Outlook for 2020: life after lockdown

Posted by Liz Rees in Market commentaries category on 15 Apr 20


The damage caused by the spread of coronavirus (Covid-19) is huge, both in humanitarian and economic terms. The world faces a deep recession this year as global growth estimates have been cut.

Most forecasts factor in a short but deep recession, lasting 3-6 months, followed by a strong upturn driven by fiscal stimulus and pent-up demand. However, there is high degree of uncertainty about the speed of the recovery and forecasts at this stage should be taken with a pinch of salt.

Economic trends

The economic data makes fairly grim reading. The International Monetary Fund now forecasts a 3.0% contraction in global GDP1 for 2020, having previously expected 3.3% growth, with Western economies the worst affected. Many economists are even more pessimistic.

Huge job losses are inevitable, with 16.8m new jobless claimants in the US in just 3 weeks up to 4th April. Consumer confidence has plummeted and services PMIs2  across major economies recorded some of their biggest monthly falls on record. It is hardly surprising confidence levels are so low, given large parts of the economy are in lockdown.

High street retailers are likely to have lost some business permanently as spending moves online. These areas were already struggling with tight margins and competition so further failures seem likely. The airline and tourism industries have come to a halt whilst manufacturing has suffered disruption to supply chains. Furthermore, investment spending in the important oil and gas sector is likely to fall because of the current low oil price.

The US, the engine of world growth, has seen restrictions in movement hit its service-based economy hard. However, with an election later this year, the government is pulling all levers to support the economy. Furthermore, the country’s status as a hub of technology innovation should underpin future growth.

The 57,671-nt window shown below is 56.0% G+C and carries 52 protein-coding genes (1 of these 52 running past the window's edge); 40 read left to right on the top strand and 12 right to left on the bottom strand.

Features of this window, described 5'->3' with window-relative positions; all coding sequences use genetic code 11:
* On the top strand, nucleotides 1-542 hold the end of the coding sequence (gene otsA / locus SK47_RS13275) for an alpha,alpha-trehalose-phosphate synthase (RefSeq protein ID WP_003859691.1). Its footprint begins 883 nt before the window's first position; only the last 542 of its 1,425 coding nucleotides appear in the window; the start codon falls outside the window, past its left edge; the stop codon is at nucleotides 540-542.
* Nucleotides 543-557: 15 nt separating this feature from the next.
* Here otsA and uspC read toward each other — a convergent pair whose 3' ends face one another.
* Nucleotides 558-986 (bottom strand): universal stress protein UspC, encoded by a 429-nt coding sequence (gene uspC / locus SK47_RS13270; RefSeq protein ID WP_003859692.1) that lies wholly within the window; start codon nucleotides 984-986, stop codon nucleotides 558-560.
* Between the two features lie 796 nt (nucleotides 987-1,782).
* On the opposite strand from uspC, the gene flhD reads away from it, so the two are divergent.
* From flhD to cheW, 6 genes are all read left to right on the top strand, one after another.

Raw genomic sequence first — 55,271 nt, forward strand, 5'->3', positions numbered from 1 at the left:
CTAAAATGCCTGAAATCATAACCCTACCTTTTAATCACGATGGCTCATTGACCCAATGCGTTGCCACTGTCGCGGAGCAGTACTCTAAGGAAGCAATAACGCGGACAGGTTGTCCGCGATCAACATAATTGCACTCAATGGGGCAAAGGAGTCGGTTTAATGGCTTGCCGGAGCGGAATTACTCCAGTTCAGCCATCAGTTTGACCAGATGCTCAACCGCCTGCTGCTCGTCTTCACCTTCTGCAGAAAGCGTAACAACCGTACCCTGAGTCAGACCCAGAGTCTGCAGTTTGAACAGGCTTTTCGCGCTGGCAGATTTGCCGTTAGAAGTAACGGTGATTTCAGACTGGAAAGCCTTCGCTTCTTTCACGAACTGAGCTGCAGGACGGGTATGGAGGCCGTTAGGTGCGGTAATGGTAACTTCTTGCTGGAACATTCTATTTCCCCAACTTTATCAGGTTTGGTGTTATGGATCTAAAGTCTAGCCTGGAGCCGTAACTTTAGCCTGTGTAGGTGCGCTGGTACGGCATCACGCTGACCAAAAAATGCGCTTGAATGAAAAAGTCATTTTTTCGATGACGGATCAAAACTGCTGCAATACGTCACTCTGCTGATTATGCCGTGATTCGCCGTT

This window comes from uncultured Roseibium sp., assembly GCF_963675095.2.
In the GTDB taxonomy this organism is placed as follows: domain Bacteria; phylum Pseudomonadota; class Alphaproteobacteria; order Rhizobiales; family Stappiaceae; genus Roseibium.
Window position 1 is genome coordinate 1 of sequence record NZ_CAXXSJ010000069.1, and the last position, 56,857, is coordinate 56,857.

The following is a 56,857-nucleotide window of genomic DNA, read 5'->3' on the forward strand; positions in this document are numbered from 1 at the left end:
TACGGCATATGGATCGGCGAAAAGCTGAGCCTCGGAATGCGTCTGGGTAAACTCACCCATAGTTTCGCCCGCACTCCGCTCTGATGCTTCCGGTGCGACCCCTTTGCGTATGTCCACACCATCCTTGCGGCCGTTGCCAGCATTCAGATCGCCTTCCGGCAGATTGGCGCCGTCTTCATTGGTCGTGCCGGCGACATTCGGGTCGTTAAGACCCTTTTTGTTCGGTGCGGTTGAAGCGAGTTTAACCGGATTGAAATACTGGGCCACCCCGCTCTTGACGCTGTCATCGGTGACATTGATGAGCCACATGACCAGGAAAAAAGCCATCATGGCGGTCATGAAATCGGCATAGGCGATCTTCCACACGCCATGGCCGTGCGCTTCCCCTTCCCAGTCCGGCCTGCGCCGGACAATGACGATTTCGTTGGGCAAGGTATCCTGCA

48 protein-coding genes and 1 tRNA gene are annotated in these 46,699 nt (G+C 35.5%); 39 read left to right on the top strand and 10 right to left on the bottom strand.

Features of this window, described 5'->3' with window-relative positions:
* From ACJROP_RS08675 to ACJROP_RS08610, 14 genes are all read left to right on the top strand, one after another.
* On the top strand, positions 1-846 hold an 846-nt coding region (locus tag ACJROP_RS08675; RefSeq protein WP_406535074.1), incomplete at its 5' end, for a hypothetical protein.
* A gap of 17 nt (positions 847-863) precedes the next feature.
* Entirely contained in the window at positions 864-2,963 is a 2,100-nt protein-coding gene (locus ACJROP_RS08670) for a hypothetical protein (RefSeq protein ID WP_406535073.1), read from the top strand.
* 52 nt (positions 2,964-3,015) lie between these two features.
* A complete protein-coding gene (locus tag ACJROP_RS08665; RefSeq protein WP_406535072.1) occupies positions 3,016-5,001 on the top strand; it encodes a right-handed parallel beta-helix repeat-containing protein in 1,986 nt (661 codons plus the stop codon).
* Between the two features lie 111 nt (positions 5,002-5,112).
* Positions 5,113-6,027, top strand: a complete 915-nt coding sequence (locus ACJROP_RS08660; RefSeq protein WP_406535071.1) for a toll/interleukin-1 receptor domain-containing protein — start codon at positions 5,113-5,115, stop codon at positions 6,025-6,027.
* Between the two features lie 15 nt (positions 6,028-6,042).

China, the world’s second largest economy, is likely to see growth fall towards zero this year, from 6.1% in 2019. Industrial output and retail sales tumbled in the first two months of the year but the country is slowly returning to work and there are tentative signs of recovery.

Prospects for investors

2020 so far has been a painful reminder that markets are not predictable and ‘black swan’ events, such as the coronavirus, can quickly change everything. However, whatever the crisis, historically people and businesses have adapted, confidence has improved and life has gradually returned to a new normal.  

There is clearly a material impact on company profits as lockdowns cut economic activity and demand. Nevertheless, industries with secular growth characteristics should continue to prosper. Long-term themes, including healthcare, technology, online services and sustainable production and consumption remain intact.

Scrapping dividends is usually seen as a sign of weakness but not these days. Investors recognise the need to preserve cash, to protect future viability, as a sensible strategy. UK banks, for example, have responded to pressure from the Bank of England to suspend dividends, share buybacks and bonuses and focus on lending to businesses and households.

The most important thing is not to panic; this is not the first bear market and it won’t be the last, so take a step back and remind yourself what your goals are. Selling after steep falls may prove unwise if you are investing for the medium or long-term. Calling the bottom is almost impossible, which is why drip-feeding money into the market might be a sensible approach if you have money to invest.

Experienced fund managers stick to their disciplined process and position their portfolios as appropriate. The Focus 50 contains funds which are highly rated by ourselves as well as our research partner Morningstar.  

1Gross Domestic Product

2 Purchasing Managers Indices